- A cutting-edge GMP Lite (Good Manufacturing Practice) facility, buried below ground in the Vicki Sara Building, will open in 2019.
- It is set to be an Australian first for algal-based pharmaceutical production and will allow UTS to further leverage our algal-expertise.
A cutting-edge ‘biotech factory’, set to be an Australian first for algal-based pharmaceutical production, is coming to life, deep underground at UTS. Buried in a basement level of the Vicki Sara building, the new GMP Lite (Good Manufacturing Practice) facility will offer unmatched training and teaching opportunities, as well as cementing UTS as a global leader in research and development for algal biotech industries.
The pilot-scale facility will provide a space for proof of concept work, product development and research, with small-scale manufacturing of pharmaceutical, nutraceutical (food supplements) and agricultural vaccines.
The GMP Lite space will be an addition to the UTS Deep Green Biotech Hub (DGBH), which launched in 2016 through the NSW Department of Industry Boosting Business Innovation Program. While it’s housed within the Faculty of Science, it will be a collaborative space open to good ideas from all disciplines.
“We want people from across the university to have the opportunity to invent, optimise and scale up using state-of-the-art equipment,” explains Professor Peter Ralph, Executive Director of the Climate Change Cluster (C3).
“At the Deep Green Biotech Hub, we are developing exceptional expertise using algae-based biotechnology innovation. Our new GMP Lite facility will leverage that expertise, while also providing opportunities for research using traditional mammalian cell platforms, yeast and bacteria for biopharma production.”
Algae-based innovations can lead to new and more sustainable methods for developing products. Researchers at the Deep Green Biotech Hub have already collaborated with a broad range of external partners, from surfboard manufacturers and brewers to defence industries and people treating wastewater.
“When the GMP Lite facility comes online next year, it will be an Australian first for algal-based pharmaceutical production,” says Peter. “Our doors will be open to industry looking to develop or refine products using these ground-breaking processes.”
The GMP-Lite facility is being developed in partnership with GE Healthcare, one of the world’s leading manufacturers of biopharmaceutical equipment. As well as being the commercial supplier of the GMP research and production equipment, GE has committed funding for scholarships and expertise for ongoing development.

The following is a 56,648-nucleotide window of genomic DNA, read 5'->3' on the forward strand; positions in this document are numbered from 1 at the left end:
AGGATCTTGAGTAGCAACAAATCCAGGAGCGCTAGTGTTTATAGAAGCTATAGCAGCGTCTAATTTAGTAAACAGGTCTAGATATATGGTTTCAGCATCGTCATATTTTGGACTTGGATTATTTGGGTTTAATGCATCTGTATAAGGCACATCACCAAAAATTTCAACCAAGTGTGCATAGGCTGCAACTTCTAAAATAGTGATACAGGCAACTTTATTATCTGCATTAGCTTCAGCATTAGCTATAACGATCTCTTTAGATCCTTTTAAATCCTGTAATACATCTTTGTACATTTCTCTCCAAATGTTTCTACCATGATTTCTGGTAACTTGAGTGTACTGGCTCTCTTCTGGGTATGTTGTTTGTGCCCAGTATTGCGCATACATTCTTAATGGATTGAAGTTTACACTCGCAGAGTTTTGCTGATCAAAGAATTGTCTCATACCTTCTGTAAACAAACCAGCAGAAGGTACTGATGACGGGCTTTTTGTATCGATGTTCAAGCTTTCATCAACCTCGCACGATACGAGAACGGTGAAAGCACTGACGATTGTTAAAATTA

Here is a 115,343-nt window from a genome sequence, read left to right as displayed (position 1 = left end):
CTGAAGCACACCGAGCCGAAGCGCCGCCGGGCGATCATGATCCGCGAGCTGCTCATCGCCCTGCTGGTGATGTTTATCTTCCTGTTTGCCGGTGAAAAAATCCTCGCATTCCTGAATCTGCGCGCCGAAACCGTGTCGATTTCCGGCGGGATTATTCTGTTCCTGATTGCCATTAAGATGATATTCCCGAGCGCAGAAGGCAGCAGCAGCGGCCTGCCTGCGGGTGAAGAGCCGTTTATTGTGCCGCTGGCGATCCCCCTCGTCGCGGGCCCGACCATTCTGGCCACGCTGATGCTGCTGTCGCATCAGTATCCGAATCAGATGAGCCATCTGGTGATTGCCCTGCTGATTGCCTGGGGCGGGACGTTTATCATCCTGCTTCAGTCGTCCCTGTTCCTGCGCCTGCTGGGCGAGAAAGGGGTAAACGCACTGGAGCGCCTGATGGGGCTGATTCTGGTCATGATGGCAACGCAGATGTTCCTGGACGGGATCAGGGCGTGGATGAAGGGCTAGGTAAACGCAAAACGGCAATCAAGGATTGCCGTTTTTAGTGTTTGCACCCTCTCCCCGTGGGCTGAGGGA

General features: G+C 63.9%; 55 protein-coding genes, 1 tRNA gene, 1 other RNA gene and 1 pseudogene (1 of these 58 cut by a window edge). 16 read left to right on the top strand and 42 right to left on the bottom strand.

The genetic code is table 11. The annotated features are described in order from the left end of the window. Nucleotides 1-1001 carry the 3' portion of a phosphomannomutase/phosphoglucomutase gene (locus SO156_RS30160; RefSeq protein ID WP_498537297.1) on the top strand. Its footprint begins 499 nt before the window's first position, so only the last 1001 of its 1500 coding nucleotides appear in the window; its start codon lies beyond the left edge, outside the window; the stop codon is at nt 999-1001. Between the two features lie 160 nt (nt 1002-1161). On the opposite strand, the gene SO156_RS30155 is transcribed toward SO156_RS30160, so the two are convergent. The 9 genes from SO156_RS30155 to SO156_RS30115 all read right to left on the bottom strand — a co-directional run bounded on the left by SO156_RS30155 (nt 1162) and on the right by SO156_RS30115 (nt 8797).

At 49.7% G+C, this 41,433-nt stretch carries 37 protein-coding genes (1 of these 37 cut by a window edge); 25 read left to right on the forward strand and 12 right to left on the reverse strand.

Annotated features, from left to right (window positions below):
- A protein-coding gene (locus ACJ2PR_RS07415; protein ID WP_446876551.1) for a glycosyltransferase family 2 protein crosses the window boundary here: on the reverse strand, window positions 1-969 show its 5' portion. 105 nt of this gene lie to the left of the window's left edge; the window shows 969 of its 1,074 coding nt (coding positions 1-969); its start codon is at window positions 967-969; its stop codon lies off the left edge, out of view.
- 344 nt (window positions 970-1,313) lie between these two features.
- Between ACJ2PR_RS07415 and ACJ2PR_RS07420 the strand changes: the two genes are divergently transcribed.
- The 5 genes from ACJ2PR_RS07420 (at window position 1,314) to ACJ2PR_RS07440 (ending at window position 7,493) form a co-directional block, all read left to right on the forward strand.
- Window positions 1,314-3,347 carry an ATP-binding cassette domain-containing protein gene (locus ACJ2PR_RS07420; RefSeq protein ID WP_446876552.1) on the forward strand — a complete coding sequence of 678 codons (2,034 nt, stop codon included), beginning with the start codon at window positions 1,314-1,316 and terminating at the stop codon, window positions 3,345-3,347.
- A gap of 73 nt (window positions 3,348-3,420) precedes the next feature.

“There is a growing demand for skilled workers in the biotech field,” explains Peter. “Growth of the biopharma industry is being constrained by a lack of people with the knowledge and expertise demanded by the industry. Our new facility will give UTS students the opportunity to gain hands-on experience and arm them with the skills that can help to solve the big global problems that we’re facing around sustainability. We also plan to offer training to industry, with opportunities to upskill using the latest technologies.”
The GMP facility is also vastly increasing the capacity to produce axenic (pure culture) algae at UTS – from around 25 litres to 200 litres. This provides the resources to carry out the research needed to verify that algae can sustainably provide commercial quantities of raw materials that can be used by dozens of industries, including pharmaceuticals, agrifood, human nutrition, waste remediation, plastics and fuels.
The 432m2 GMP Lite space sits three levels below Alumni Green. It will house a series of clean rooms (to avoid contamination) and containment labs (to control emissions), with glazing around the perimeter to allow visitors to view the production process. An L-shaped corridor will allow groups to ‘walk-through’ the production site from behind a containment barrier, broadening opportunities for teaching and engagement while eliminating the potential for contamination. The facility will be completed in the first quarter of 2019.
“An underground bunker is actually the perfect location for this kind of facility,” Peter laughs. “GMP needs to be contained and secure. So the lack of sunlight is a small price to pay.”